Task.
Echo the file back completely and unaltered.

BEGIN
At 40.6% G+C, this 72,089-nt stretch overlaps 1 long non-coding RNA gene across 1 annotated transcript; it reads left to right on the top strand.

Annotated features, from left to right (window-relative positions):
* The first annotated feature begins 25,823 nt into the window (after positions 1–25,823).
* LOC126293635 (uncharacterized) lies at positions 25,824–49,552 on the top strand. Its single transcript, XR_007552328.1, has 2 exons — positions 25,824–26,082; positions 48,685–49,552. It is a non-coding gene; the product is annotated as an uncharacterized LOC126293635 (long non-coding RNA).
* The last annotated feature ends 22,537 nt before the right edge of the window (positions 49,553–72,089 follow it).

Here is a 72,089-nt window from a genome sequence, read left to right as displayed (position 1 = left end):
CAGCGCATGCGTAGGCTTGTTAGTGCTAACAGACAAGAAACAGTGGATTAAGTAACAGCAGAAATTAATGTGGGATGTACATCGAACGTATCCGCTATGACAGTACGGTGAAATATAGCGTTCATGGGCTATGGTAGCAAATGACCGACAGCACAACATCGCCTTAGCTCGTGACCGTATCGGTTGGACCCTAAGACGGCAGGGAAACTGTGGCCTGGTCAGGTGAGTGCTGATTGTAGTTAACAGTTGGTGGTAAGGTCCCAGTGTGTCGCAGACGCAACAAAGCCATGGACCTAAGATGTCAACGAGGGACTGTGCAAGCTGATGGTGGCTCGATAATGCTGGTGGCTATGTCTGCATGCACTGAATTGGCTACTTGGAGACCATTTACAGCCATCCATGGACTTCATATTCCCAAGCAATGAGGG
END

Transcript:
At 40.6% G+C, this 72,089-nt stretch overlaps 1 long non-coding RNA gene across 1 annotated transcript; it reads left to right on the top strand.

Annotated features, from left to right (window-relative positions):
* The first annotated feature begins 25,823 nt into the window (after positions 1–25,823).
* LOC126293635 (uncharacterized) lies at positions 25,824–49,552 on the top strand. Its single transcript, XR_007552328.1, has 2 exons — positions 25,824–26,082; positions 48,685–49,552. It is a non-coding gene; the product is annotated as an uncharacterized LOC126293635 (long non-coding RNA).
* The last annotated feature ends 22,537 nt before the right edge of the window (positions 49,553–72,089 follow it).

Here is a 72,089-nt window from a genome sequence, read left to right as displayed (position 1 = left end):
CAGCGCATGCGTAGGCTTGTTAGTGCTAACAGACAAGAAACAGTGGATTAAGTAACAGCAGAAATTAATGTGGGATGTACATCGAACGTATCCGCTATGACAGTACGGTGAAATATAGCGTTCATGGGCTATGGTAGCAAATGACCGACAGCACAACATCGCCTTAGCTCGTGACCGTATCGGTTGGACCCTAAGACGGCAGGGAAACTGTGGCCTGGTCAGGTGAGTGCTGATTGTAGTTAACAGTTGGTGGTAAGGTCCCAGTGTGTCGCAGACGCAACAAAGCCATGGACCTAAGATGTCAACGAGGGACTGTGCAAGCTGATGGTGGCTCGATAATGCTGGTGGCTATGTCTGCATGCACTGAATTGGCTACTTGGAGACCATTTACAGCCATCCATGGACTTCATATTCCCAAGCAATGAGGG